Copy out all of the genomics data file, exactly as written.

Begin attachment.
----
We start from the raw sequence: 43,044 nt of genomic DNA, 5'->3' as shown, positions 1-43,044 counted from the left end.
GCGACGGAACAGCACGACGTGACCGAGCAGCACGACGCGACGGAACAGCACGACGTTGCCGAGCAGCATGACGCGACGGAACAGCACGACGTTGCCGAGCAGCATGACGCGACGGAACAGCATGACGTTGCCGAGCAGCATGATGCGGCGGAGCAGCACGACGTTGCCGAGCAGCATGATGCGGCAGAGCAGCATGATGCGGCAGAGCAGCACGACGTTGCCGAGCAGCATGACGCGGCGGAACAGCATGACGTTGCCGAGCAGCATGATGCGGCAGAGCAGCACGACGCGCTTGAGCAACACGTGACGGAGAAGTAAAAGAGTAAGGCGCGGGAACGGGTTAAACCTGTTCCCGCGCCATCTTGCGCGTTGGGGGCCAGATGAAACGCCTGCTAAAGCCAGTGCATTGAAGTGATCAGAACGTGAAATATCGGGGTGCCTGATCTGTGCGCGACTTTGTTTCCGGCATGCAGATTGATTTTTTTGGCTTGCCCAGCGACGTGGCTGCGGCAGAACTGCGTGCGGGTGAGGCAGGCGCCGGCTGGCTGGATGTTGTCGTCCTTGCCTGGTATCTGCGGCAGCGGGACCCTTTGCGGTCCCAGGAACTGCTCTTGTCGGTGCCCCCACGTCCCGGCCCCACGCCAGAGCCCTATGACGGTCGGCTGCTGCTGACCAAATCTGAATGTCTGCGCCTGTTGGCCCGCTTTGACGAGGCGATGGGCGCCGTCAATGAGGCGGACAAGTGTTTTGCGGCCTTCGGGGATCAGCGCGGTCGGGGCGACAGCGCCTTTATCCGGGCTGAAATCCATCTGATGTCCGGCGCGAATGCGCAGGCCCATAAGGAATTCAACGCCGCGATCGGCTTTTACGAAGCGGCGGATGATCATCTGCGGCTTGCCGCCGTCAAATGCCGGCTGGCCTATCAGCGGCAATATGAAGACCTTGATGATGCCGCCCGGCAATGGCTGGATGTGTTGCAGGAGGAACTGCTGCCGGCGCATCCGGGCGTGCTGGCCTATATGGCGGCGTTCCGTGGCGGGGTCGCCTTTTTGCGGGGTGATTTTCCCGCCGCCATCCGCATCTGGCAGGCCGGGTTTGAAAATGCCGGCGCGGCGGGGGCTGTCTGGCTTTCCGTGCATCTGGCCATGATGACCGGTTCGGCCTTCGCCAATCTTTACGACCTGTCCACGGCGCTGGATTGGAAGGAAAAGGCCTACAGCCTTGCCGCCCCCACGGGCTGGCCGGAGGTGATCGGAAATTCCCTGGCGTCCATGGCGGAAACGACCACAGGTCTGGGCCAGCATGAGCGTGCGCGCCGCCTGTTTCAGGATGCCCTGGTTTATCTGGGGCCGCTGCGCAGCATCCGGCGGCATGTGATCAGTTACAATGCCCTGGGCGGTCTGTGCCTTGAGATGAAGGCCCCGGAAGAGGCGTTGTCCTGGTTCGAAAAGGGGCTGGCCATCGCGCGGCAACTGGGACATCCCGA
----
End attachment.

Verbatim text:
We start from the raw sequence: 43,044 nt of genomic DNA, 5'->3' as shown, positions 1-43,044 counted from the left end.
GCGACGGAACAGCACGACGTGACCGAGCAGCACGACGCGACGGAACAGCACGACGTTGCCGAGCAGCATGACGCGACGGAACAGCACGACGTTGCCGAGCAGCATGACGCGACGGAACAGCATGACGTTGCCGAGCAGCATGATGCGGCGGAGCAGCACGACGTTGCCGAGCAGCATGATGCGGCAGAGCAGCATGATGCGGCAGAGCAGCACGACGTTGCCGAGCAGCATGACGCGGCGGAACAGCATGACGTTGCCGAGCAGCATGATGCGGCAGAGCAGCACGACGCGCTTGAGCAACACGTGACGGAGAAGTAAAAGAGTAAGGCGCGGGAACGGGTTAAACCTGTTCCCGCGCCATCTTGCGCGTTGGGGGCCAGATGAAACGCCTGCTAAAGCCAGTGCATTGAAGTGATCAGAACGTGAAATATCGGGGTGCCTGATCTGTGCGCGACTTTGTTTCCGGCATGCAGATTGATTTTTTTGGCTTGCCCAGCGACGTGGCTGCGGCAGAACTGCGTGCGGGTGAGGCAGGCGCCGGCTGGCTGGATGTTGTCGTCCTTGCCTGGTATCTGCGGCAGCGGGACCCTTTGCGGTCCCAGGAACTGCTCTTGTCGGTGCCCCCACGTCCCGGCCCCACGCCAGAGCCCTATGACGGTCGGCTGCTGCTGACCAAATCTGAATGTCTGCGCCTGTTGGCCCGCTTTGACGAGGCGATGGGCGCCGTCAATGAGGCGGACAAGTGTTTTGCGGCCTTCGGGGATCAGCGCGGTCGGGGCGACAGCGCCTTTATCCGGGCTGAAATCCATCTGATGTCCGGCGCGAATGCGCAGGCCCATAAGGAATTCAACGCCGCGATCGGCTTTTACGAAGCGGCGGATGATCATCTGCGGCTTGCCGCCGTCAAATGCCGGCTGGCCTATCAGCGGCAATATGAAGACCTTGATGATGCCGCCCGGCAATGGCTGGATGTGTTGCAGGAGGAACTGCTGCCGGCGCATCCGGGCGTGCTGGCCTATATGGCGGCGTTCCGTGGCGGGGTCGCCTTTTTGCGGGGTGATTTTCCCGCCGCCATCCGCATCTGGCAGGCCGGGTTTGAAAATGCCGGCGCGGCGGGGGCTGTCTGGCTTTCCGTGCATCTGGCCATGATGACCGGTTCGGCCTTCGCCAATCTTTACGACCTGTCCACGGCGCTGGATTGGAAGGAAAAGGCCTACAGCCTTGCCGCCCCCACGGGCTGGCCGGAGGTGATCGGAAATTCCCTGGCGTCCATGGCGGAAACGACCACAGGTCTGGGCCAGCATGAGCGTGCGCGCCGCCTGTTTCAGGATGCCCTGGTTTATCTGGGGCCGCTGCGCAGCATCCGGCGGCATGTGATCAGTTACAATGCCCTGGGCGGTCTGTGCCTTGAGATGAAGGCCCCGGAAGAGGCGTTGTCCTGGTTCGAAAAGGGGCTGGCCATCGCGCGGCAACTGGGACATCCCGA